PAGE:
Due to their specifically designed short startup times and fast responses to grid
demands, frequency stabilization can be realized.

Both gas turbine models are characterized by the same robust and mature design
and a capability to burn a variety of fuels – from low- to high-caloric gaseous and/or
liquid fuels to treated heavy oil – with extremely low emissions. For this purpose the
VX4.2 is equipped with the Siemens Hybrid Burner System for single- or dual-fuel

Highest possible availability and reliability and lowest possible specific operating cost
are major preconditions for economical plant operation. The moderate turbine inlet
temperatures of the V94.2/V84.2 models result in extended maintenance intervals of
up to 41,000 equivalent operating hours (EOH), increased availability and hence
reduced life cycle cost.

Numerous upgrades are available and this paper describes how and which of today’s
technologies can be applied to older VX4.2 installations in simple- or combined-cycle
applications to respond to a market that is growing more and more competitive.

New upgrade development are underway to further optimize customer and

environmental benefits.

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Driven by market requirements Siemens develops V94.2 / V84.2 product upgrades

for both service and new units business. For this purpose, state-of-the-art methods of
analysis have been used in service engineering that have been calibrated and
optimized based on operating results, prototype testing, plant tests and findings from
minor and major inspections.
Products reflect market needs for improved reliability and availability, lower life cycle
cost, higher thermodynamic output and lower environmental impacts (nitrogen oxide
(NOx) and carbon monoxide (CO) emissions).

The efforts associated with modernizing and upgrading gas turbine power plants are
made by owners and operators for a single reason: the profitability of their power
plants. Profitability is improved in a number of ways. These can include more
favorable power purchase agreements, improved timing and accuracy of bidding for
power supply contracts on the open power supply market, decreasing operating
costs, selling NOx credits, increasing plant efficiency and output, improving reliability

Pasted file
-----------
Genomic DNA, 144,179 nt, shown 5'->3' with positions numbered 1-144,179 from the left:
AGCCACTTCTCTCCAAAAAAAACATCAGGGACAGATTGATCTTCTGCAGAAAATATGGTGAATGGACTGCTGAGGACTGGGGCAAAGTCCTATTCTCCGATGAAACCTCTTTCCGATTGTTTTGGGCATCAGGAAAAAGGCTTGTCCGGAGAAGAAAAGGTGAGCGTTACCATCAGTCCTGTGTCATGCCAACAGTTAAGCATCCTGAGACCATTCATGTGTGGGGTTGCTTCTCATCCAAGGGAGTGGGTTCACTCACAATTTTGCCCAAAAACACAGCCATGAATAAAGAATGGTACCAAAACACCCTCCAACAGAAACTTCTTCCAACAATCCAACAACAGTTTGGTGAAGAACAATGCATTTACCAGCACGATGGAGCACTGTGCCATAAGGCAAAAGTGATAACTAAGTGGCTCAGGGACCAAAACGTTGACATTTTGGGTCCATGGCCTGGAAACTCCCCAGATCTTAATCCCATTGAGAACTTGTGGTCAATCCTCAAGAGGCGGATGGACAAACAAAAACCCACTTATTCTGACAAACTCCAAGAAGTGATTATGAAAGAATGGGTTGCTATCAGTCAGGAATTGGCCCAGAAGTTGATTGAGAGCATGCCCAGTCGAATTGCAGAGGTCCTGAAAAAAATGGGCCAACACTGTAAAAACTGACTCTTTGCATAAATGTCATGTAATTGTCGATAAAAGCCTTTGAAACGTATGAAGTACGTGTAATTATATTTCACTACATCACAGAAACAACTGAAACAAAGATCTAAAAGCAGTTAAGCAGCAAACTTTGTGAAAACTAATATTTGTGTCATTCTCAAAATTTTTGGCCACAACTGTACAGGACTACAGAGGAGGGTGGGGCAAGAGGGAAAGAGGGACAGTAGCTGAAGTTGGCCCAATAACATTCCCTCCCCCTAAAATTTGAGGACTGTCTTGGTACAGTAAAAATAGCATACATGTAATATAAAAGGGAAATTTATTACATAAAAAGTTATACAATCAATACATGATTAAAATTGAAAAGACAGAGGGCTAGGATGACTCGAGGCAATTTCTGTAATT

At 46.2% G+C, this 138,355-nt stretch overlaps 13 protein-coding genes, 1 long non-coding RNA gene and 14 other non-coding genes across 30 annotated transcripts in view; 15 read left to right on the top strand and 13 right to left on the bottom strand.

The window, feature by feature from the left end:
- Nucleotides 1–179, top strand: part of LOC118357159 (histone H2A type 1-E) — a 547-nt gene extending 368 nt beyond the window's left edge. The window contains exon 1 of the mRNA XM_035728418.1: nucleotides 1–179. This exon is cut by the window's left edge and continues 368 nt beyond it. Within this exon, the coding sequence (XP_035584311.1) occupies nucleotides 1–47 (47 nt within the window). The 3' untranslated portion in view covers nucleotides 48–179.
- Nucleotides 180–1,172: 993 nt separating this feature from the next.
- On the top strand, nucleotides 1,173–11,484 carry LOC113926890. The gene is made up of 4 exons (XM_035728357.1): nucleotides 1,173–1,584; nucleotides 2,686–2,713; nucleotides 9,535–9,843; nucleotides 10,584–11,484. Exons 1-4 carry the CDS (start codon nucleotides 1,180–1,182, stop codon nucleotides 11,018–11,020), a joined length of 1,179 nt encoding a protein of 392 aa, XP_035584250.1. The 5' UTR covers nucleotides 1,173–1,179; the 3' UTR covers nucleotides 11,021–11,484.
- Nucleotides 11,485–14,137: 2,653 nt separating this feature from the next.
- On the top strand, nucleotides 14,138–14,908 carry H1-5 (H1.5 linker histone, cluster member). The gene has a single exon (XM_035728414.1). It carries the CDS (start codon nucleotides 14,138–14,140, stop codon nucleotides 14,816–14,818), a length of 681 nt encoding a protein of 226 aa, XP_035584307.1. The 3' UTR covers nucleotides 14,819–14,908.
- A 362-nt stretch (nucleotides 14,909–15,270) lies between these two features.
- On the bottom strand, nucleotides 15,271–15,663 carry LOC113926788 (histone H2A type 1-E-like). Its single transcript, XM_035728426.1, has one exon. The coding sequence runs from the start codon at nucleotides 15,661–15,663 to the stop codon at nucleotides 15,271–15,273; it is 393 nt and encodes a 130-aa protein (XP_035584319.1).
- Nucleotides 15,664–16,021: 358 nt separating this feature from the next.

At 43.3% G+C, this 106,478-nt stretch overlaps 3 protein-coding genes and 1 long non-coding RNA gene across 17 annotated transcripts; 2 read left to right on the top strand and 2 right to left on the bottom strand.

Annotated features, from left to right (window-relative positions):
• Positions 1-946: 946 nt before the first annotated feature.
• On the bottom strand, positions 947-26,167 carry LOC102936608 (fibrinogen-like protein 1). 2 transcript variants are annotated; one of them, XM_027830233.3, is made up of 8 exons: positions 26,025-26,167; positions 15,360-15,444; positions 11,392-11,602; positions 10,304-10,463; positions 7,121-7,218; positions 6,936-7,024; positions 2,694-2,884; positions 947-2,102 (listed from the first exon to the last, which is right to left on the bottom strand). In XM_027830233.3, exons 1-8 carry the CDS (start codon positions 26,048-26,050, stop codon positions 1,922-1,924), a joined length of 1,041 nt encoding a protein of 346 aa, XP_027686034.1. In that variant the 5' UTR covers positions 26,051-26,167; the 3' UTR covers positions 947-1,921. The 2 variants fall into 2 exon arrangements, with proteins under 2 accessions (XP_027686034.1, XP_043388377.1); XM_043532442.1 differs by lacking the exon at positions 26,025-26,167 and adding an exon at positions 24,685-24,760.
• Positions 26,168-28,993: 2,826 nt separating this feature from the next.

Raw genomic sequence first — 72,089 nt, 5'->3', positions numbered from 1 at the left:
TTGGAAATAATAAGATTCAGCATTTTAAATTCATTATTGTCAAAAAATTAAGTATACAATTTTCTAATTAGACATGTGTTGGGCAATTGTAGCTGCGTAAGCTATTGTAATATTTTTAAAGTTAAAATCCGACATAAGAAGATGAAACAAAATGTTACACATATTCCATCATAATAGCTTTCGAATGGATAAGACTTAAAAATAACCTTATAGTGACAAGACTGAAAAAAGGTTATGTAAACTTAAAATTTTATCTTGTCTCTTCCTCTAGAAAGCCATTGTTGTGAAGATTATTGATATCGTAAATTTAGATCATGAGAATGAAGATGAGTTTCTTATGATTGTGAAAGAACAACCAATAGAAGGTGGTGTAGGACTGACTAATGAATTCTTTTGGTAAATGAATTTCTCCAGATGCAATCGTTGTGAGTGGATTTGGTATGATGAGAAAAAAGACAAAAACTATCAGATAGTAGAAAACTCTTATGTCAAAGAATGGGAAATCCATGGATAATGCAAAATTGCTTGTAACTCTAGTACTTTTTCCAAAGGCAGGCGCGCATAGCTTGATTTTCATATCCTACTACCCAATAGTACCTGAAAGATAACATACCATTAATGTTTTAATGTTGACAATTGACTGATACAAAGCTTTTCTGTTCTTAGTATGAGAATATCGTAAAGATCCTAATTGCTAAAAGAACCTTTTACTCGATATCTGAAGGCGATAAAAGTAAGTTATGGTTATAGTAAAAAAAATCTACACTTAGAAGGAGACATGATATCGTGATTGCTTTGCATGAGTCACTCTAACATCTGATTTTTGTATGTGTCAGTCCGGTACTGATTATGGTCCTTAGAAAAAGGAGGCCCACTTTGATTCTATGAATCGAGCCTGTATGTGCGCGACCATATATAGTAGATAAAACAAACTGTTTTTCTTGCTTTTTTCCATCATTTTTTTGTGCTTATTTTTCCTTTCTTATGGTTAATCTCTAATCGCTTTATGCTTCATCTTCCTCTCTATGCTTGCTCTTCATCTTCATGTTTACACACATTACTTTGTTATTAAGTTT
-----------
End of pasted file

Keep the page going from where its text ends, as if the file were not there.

and availability, employing best practices in plant operation and maintenance,
increasing operational flexibility and decreasing maintenance outage time.

Modernization products are designed to be implemented during the regular outage

time for routine maintenance inspections. Various occasions for retrofits occur in
• Minor inspections
• Hot-gas-path or major inspections
• Conversions to gaseous fuel
• Conversions to combined cycle
• Life time extension measures after 100,000 EOH when the hot-gas components
have reached the end of their service lives.

We have experienced, that the effects of upgrade technology can be maximized

when used also to recover the effects of long-term degradation during major
maintenance outages.

Early discussions on upgrade opportunities with OEM input in respect to

technologies available and electricity producer input in respect to specific market
requirements lead to optimised mutual benefits.

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1 The proven models V94.2 and V84.2, important performers in the Siemens
Heavy Duty Gas Turbine Product Line

Siemens' heavy-duty gas turbine product line covers the range from 67 MW to
278 MW for both the 50-Hz and 60-Hz markets (Figure 1); the industrial gas turbine
product line with ratings between 5 MW and 43 MW is not shown here. The mature
163-MW 50-Hz gas turbine model V94.2 and the scaled 110-MW 60-Hz gas turbine
V84.2 are highlighted in this paper. The gap between those frames and the largest